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Nudibranch Pleurobranch Sea hares Bubble shells


 The term Nudibranch is derived from the New Latin word Nudibranchia. “Nudus” means naked n Latin, while “branchia” means gills in Greek. The name Nudibranch can thus be translated into “naked gills”.

Nudibranchs possess a radular feeding organ, but they characteristically lack a shell, gills, and mantle cavity typical of other mollusks. The delicately coloured body has bizarre outgrowths, called cerata, which serve a defensive function, discharging nematocysts that the nudibranch has ingested from cnidarian prey. Cerata also function in gas exchange. Antenna-like organs (rhinophores) arise from the animal’s head. Nudibranchs reach lengths of 50mm .

Nudibranchs are devided into the following 4 classes Doridacea,Arminacea, Aeolidacea and Dendronotacea with Doridacea as the largest group

Nudibranchs occur in the shallow waters of all the world’s oceans, where they feed chiefly on other invertebrates, particularly sea anemones. Those of the family Tethyidae can swim. Among bottom creepers in warm seas are the doridacean nudibranchs such as Doris and Glossodoris.


 The Pleurobranchidae are a taxonomic family of sea slugs, marine opistobranch gastropod molluscs in the order Notaspidea.

The species in the family Pleurobranchidae have a prominent mantle and an internal shell that becomes reduced or is lost in adults. Some adult species have been seen feeding on ascidians. While larval pleurobranchids can be planktotrophic (feeding on plankton), lecithotrophic (deriving nutrition from yolk), or direct developing, many species produce secretions from their rich glandular mantle as a chemical defense against predators. Even the production of sulfuric acid has been reported.

Until recently this family was placed in the suborder Notaspidea. However, in the new taxonomy of Bouchet & Rocroi (2005), the family Pleurobranchidae has been placed in the superfamily Pleurobranchoidea, the only family belonging to the subclade Pleurobranchomorpha (sister to the subclade Nudibranchia), part of the clade Nudipleura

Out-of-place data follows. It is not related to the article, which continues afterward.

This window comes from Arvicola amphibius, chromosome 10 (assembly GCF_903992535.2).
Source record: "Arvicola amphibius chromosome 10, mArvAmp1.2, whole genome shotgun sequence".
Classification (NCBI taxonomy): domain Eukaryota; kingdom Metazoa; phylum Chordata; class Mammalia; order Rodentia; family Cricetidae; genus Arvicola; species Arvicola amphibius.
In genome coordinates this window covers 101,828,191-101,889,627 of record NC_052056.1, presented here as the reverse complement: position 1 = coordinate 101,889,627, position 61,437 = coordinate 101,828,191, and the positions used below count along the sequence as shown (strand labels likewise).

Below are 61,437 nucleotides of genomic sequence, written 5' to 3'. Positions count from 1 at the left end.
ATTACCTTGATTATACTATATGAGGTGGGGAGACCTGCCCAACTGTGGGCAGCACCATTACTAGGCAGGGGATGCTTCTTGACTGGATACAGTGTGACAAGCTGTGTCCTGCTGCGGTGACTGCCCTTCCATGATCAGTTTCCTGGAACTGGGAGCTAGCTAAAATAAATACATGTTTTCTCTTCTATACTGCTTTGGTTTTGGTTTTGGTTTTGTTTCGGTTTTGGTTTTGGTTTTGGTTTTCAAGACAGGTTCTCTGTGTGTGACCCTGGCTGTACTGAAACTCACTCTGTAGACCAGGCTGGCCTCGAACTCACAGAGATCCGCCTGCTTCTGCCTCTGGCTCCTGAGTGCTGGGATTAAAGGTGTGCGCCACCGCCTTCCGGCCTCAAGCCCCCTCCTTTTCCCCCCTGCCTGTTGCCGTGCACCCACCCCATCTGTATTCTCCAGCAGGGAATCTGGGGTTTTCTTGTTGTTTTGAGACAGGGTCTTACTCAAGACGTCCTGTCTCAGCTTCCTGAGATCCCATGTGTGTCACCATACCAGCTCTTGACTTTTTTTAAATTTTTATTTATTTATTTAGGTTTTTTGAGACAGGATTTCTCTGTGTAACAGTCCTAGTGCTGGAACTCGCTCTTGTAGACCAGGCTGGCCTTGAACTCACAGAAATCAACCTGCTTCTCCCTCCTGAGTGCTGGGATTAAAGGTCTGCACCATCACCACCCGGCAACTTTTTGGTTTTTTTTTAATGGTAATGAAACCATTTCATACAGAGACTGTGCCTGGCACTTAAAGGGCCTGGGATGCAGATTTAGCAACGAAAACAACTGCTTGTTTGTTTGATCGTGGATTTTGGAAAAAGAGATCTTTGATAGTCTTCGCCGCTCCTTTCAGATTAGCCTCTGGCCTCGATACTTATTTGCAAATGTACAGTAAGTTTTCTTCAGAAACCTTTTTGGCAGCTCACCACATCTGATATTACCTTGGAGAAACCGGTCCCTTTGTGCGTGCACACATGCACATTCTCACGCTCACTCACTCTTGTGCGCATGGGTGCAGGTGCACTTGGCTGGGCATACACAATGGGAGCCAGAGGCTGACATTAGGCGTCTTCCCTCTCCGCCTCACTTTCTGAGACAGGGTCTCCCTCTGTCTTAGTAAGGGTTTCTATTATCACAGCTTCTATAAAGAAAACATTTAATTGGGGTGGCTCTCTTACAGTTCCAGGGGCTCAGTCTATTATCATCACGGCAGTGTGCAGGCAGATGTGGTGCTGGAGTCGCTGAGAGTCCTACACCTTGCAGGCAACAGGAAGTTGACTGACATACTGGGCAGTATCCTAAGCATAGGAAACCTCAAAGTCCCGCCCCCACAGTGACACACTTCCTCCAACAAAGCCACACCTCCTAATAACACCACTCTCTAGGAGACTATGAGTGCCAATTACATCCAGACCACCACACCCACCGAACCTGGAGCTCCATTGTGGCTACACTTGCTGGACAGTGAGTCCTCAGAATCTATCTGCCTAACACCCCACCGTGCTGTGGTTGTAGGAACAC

The clade Aplysiomorpha commonly known as Sea hares (Aplysia species and related genera) are medium-sized to very large sea slugs with a soft internal shell made of protein. These are marine gastropod molluscs in the superfamilies Aplysioidea and Akeroidea.

The common name "sea hare" derives from their rounded shape and from the two long rhinophores that project upwards from their heads and that somewhat resemble rabbit ears.

Sea hares are mostly rather large, bulky creatures. The biggest species, Aplysia vaccaria, can reach a length of 75 centimetres  and a weight of 2 kilograms  and is arguably the largest gastropod species.

Sea hares have soft bodies with an internal shell, and like all opistobranch mollusks they are hermaphroditic. Unlike many other gastropods, they are more or less bilaterally symmetrical in their external appearance. The foot has lateral projections, or "parapodia"

 The suborder Cephalaspidea, also known bubble snails, is a suborder of sea slugs and bubble snails, marine opisthobranch gastropod mollusks. Members of this worldwide clade appear to be the most primitive of the opisthobranchs.

Headshield slugs are the most morphologically diverse group of all opisthobranchs.

The vast majority possess a shell, although it may be reduced or internal. They have a well-developed headshield, a characteristic broadening at the head, which is used to plow beneath the surface of the sand. This headshield prevents the sand entering the mantle cavity. There is a muscular foot with or without parapodia (= fleshy winglike flaps).

Headshield slugs live just beneath the surface of the sand and can also be seen crawling on rocks. They have well-developed sensory structures to detect prey, which may be other opisthobranchs, polychaetes or bristleworms and foraminiferans. Several species are voracious carnivores.

Members of the brightly colored genus Chelidonura also have well-developed eyes on the anterior end of the head and bundles of sensory cilia around the mouth.


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